3 Home Backup Strategies that Will Save Your Bacon

When was the last time you backed up your important photos, videos, and documents? Almost everyone has lost data from a phone, tablet, or computer due to a failure, accidentally deleting a file, or hacking. The best way to protect yourself from these problems is to implement a proper backup strategy for your important files. There are many different ways to implement backups. This article focuses on three strategies you can implement right now to protect your data.

Local Backup

The easiest and quickest strategy to implement is setting up a local backup somewhere in your house. This can be as simple as occasionally copying all of your important files to a separate directory or hard drive on your computer. A step up would be to buy an external hard drive to store a backup on. One more step up would be to backup your files to a network attached storage (NAS) machine like the ones from Synology or QNAP. With some spare hard drives and low powered computers, you can also pretty easily build your own NAS, or turn your desktop PC into a NAS.

You can combine different types of local backups for better reliability and redundancy. For example, you could:

  • Store all documents you want to back up on a NAS. Then you can use an external hard disk to back up the NAS. Some NAS have ports for external hard disks designed just for this scenario and can automate the backups.
  • Backup files to a separate directory/disk on your computer and then regularly create a secondary backup on an external hard drive. This gives you backup redundancy.

If you are going to use a local backup strategy I highly recommend you use a NAS, an external hard drive, or a drive on a different computer than the computer that contains the files you are backing up. Having multiple copies on one computer as a backup is much riskier. I have some NAS recommendations in my Buyer’s Guide.

Back up Documents in the Cloud

Cloud storage for consumers and businesses has become a very hot and competitive business. Many services offer free storage, such as OneDrive (5GB), Dropbox (2GB), and Google Drive (15GB). These services allow you to pay for additional storage.  You can install apps on your computers and mobile devices to automatically backup important files to these cloud accounts. You can also create and directly access your documents in the cloud. All of these services have your data backed up and replicated in multiple locations to keep your data safe. If you want to back up many photos or large video files these services can become really expensive. 

Remote Backup

OneDrive, Dropbox, Google Drive, and similar services are more geared towards syncing your data than backing it up. Their primary goal is to keep your files synced across multiple machines and devices, thereby providing access anywhere. Remote backup systems are best if you’re concerned about backing up large amounts of data and want a higher level of security. Cloud backup providers encrypt your files on your end, which makes your data more secure because the provider doesn’t have the key to decrypt your data. Popular cloud backup services include Backblaze, Spideroak, and IDrive. All of these solutions come with software you can install on your PC(s) and schedule automated backups so you don’t even have to think about it. Some of these solutions have apps that will back up your mobile devices too!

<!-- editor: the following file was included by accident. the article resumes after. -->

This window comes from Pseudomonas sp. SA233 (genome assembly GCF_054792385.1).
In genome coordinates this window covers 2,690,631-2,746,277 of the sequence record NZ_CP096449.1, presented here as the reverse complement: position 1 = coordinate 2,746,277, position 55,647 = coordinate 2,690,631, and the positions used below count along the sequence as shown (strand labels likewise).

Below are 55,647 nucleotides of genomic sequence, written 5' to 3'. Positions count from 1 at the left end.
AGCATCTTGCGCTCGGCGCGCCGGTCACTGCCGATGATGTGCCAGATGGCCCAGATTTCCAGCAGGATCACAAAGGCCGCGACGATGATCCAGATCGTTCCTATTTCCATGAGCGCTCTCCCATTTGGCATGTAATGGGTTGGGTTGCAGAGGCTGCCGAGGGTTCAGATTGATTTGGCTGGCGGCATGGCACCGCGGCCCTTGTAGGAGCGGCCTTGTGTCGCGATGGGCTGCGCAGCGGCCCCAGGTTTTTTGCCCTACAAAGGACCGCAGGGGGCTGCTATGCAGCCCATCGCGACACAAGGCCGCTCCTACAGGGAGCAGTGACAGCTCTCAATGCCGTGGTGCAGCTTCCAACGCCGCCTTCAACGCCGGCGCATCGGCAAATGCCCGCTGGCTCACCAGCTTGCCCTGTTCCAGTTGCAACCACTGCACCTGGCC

We have some recommendations for backup services in our buyer’s guide. Alternatively, you could set up a remote server at a friend’s house for remote backup, but that may be more work than it is worth!

Combining Strategies

The more copies of your data, the less risk of data loss. A popular backup technique is the 3-2-1 backup strategy which stands for:

  • 3 copies of your data
  • 2 local copies on 2 different devices (original and backup)
  • 1 offsite backup

This means combining the first strategy in this article (local backups) with one of the other strategies (backup documents in the cloud or remote backup). For example, you could have a process that backs up to your NAS frequently and then performs a daily remote backup. Some cloud backup services have direct integration (usually browser-based web apps) with popular NAS providers to make this process even easier.

Automation

Make sure you automate whatever strategy(ies) you decide to implement. Reliable backups are critical and having to remember to backup a file is unreliable. There are software and apps available to automate backing up locally, with cloud syncing service, or remotely.

What I do…

I employ the 3-2-1 strategy. I have a homebuilt NAS and I use rsync to perform nightly backups of all important documents, photos, videos, and other important files to a separate machine from my NAS. SpiderOak is the cloud backup service I use to remotely backup my NAS. All computers in my house have access to the NAS. My family knows their important files are backed up locally and remotely every night.

One added benefit of using SpiderOak is that they keep copies of previous versions of files. If I haven’t kept an old version of a file, I can find it in my cloud backup. This doesn’t take up much extra storage space because of SpiderOak’s deduplication. They also have a mobile app and web interface that allow me to access my backup files from anywhere.

Final Thoughts

Remember, regular backups are a key part of home network security. You never know when you might need a backup. Implement a strategy today!

What strategies are you using to create backups? What services do you use? Let us know in the comments below.

Editor’s note: This page contains some affiliate links. For more information, read our disclosures.

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3 Home Backup Strategies that Will Save Your Bacon

by HomeTechHacker time to read: 4 min